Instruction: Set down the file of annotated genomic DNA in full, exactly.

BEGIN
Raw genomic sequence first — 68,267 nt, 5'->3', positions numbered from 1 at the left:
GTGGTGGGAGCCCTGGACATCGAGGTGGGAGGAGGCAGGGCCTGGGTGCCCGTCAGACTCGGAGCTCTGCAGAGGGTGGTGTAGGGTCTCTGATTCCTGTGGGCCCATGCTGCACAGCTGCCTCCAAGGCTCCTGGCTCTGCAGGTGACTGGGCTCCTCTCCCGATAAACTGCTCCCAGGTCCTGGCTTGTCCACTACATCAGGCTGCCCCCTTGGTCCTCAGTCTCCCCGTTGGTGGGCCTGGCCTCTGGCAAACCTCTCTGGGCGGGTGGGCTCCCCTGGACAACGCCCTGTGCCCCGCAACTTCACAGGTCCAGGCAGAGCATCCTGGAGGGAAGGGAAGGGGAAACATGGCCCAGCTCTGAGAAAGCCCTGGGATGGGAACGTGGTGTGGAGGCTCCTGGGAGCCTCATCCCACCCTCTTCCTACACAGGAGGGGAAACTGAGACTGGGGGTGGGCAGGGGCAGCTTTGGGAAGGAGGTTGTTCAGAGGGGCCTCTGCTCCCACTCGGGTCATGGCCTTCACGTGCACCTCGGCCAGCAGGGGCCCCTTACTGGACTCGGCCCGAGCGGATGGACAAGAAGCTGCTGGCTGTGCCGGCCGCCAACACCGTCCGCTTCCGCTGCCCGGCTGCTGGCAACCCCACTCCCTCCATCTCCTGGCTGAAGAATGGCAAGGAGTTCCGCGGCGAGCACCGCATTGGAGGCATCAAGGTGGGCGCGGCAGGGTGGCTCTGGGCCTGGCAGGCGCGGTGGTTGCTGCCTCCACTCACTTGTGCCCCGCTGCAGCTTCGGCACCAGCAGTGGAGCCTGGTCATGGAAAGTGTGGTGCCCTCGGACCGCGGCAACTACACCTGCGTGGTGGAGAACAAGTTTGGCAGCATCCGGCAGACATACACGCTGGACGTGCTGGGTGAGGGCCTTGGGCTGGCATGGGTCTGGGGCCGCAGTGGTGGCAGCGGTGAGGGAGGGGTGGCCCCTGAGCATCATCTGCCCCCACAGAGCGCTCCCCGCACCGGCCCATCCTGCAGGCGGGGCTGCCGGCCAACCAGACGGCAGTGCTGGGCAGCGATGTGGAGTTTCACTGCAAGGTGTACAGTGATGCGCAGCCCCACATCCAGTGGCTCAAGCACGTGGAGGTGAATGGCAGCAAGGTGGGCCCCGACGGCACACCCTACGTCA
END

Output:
Raw genomic sequence first — 68,267 nt, 5'->3', positions numbered from 1 at the left:
GTGGTGGGAGCCCTGGACATCGAGGTGGGAGGAGGCAGGGCCTGGGTGCCCGTCAGACTCGGAGCTCTGCAGAGGGTGGTGTAGGGTCTCTGATTCCTGTGGGCCCATGCTGCACAGCTGCCTCCAAGGCTCCTGGCTCTGCAGGTGACTGGGCTCCTCTCCCGATAAACTGCTCCCAGGTCCTGGCTTGTCCACTACATCAGGCTGCCCCCTTGGTCCTCAGTCTCCCCGTTGGTGGGCCTGGCCTCTGGCAAACCTCTCTGGGCGGGTGGGCTCCCCTGGACAACGCCCTGTGCCCCGCAACTTCACAGGTCCAGGCAGAGCATCCTGGAGGGAAGGGAAGGGGAAACATGGCCCAGCTCTGAGAAAGCCCTGGGATGGGAACGTGGTGTGGAGGCTCCTGGGAGCCTCATCCCACCCTCTTCCTACACAGGAGGGGAAACTGAGACTGGGGGTGGGCAGGGGCAGCTTTGGGAAGGAGGTTGTTCAGAGGGGCCTCTGCTCCCACTCGGGTCATGGCCTTCACGTGCACCTCGGCCAGCAGGGGCCCCTTACTGGACTCGGCCCGAGCGGATGGACAAGAAGCTGCTGGCTGTGCCGGCCGCCAACACCGTCCGCTTCCGCTGCCCGGCTGCTGGCAACCCCACTCCCTCCATCTCCTGGCTGAAGAATGGCAAGGAGTTCCGCGGCGAGCACCGCATTGGAGGCATCAAGGTGGGCGCGGCAGGGTGGCTCTGGGCCTGGCAGGCGCGGTGGTTGCTGCCTCCACTCACTTGTGCCCCGCTGCAGCTTCGGCACCAGCAGTGGAGCCTGGTCATGGAAAGTGTGGTGCCCTCGGACCGCGGCAACTACACCTGCGTGGTGGAGAACAAGTTTGGCAGCATCCGGCAGACATACACGCTGGACGTGCTGGGTGAGGGCCTTGGGCTGGCATGGGTCTGGGGCCGCAGTGGTGGCAGCGGTGAGGGAGGGGTGGCCCCTGAGCATCATCTGCCCCCACAGAGCGCTCCCCGCACCGGCCCATCCTGCAGGCGGGGCTGCCGGCCAACCAGACGGCAGTGCTGGGCAGCGATGTGGAGTTTCACTGCAAGGTGTACAGTGATGCGCAGCCCCACATCCAGTGGCTCAAGCACGTGGAGGTGAATGGCAGCAAGGTGGGCCCCGACGGCACACCCTACGTCA